Pata Degerman

A Picture Speaks A Thousand Words: Pata Degerman

A picture speaks a thousand words. One picture, it seems was the defining moment in Pata Dagerman’s career. It made the difference between what may have remained as only one man’s private exploration as a hobby, and a budding career as a highly successful public speaker.

I had heard of Pata when I first began working at MySpeaker, inside the MySpeaker Rhetorich Community. “One of their best speakers,” they said and although I remain eager to meet every speaker who passes through our doors, I patiently wait at the back of our office. One day, Pata (real name Patrick) doodled his way down to our end. Stories of polar bears climbing trees and turning vegetarian in Greenland engrossed our ears. My colleague and I both fascinated and interested to know more. The man was and is, an enthralling storyteller and boy, did he have a story to tell.

It took a good while to catch him in our office again however once I did, I was desperate to know the story. I had easily misjudged our first encounter, thinking his passion for public speaking came from a passion for climate change. I was mistaken, it was actually a passion for exploring and I don’t believe it was ever in his written agenda to necessarily become a public speaker. It all started with a photograph… in fact it may well have been the photo at the top of this page.

But before we get to the fascinating story behind the giant wooden box of food, let us roll back to when Pata was just a child. A child who admired the Kon-Tiki expedition led by a Norwegian explorer and writer. They built a raft out of special wood and made it across the Atlantic, not without almost dying, but they made it, and the image Pata remembers with incredible detail, is the men pulling a shark onboard with their BARE hands. He turns to me, “And I turned to my parents and told them one day, that’s going to be me. I am going to pull a shark out of the water with my bare hands.”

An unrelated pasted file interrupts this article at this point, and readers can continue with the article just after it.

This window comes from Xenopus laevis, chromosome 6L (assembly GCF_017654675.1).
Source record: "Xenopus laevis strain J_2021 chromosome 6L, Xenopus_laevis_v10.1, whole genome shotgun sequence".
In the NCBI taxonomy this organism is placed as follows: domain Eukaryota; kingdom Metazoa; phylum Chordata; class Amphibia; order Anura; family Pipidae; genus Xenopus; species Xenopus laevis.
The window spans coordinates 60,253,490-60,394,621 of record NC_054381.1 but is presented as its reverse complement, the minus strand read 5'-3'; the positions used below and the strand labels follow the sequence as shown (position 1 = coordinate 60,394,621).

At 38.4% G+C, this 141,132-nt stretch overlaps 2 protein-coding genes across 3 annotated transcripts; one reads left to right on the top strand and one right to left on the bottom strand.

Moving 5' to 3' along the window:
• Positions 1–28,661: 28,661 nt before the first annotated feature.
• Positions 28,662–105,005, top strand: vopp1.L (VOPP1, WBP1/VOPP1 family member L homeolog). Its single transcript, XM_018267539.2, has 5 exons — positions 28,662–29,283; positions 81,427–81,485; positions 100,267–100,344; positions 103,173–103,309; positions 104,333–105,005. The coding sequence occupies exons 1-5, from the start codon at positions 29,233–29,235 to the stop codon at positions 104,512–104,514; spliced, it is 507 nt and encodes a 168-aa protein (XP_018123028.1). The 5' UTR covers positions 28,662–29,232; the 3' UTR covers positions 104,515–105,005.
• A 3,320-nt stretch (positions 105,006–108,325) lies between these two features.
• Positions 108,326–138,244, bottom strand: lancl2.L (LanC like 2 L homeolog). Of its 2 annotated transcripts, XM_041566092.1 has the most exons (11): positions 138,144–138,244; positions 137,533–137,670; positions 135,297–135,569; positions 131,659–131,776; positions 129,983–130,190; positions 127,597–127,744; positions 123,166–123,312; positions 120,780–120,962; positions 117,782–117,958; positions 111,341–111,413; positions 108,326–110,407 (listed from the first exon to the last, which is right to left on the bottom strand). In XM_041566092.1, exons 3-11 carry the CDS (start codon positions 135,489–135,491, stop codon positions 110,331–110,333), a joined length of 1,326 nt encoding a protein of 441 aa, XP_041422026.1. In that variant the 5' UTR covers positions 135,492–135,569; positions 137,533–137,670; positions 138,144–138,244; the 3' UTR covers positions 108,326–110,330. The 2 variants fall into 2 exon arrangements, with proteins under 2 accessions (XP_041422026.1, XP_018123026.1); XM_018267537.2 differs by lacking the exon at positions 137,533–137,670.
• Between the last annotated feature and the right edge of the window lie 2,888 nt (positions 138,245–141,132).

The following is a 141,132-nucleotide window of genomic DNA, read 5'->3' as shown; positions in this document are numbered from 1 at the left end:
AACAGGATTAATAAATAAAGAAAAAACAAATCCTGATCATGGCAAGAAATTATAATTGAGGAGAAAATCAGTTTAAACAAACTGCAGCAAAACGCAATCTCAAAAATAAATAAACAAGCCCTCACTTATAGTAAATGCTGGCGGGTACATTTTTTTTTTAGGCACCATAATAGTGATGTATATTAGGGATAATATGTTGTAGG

Clearly, the seeds that would one day turn this individual into a full time explorer, had been planted. He originally went to America on an exchange to play professional tennis however, whilst staying at his friends parents place he couldn’t help but notice the stunning photography of mountains, he was mesmerized and knew he wanted to see those in real life. His friends parents it turned out, were mountain guides and Pata remembers nagging at them to take him along. For a while they turned his pleas down, however after much persistence (a very clear and common characteristic of Pata Dagerman) they hesitantly agreed on two conditions. One) he carry the food and two) he be quiet. Now he mastered the first one however went in the complete opposite direction for the second one, and told stories of his life back in Finland.

However, the clientele loved hearing his stories, so much so, that the parents continued taking him on more trips and Pata just knew, he had to continue climbing when he got back to Finland. So he went to join a climbing club however, as he wasn’t experienced with climbing certain routes, he was thrown out. Cue that same Finnish “sisu” and a little bit of persistence, and after a few drinks with a friend, they returned to the climbing club, pretty much demanded them to alter the rules, and were once again, members of the club.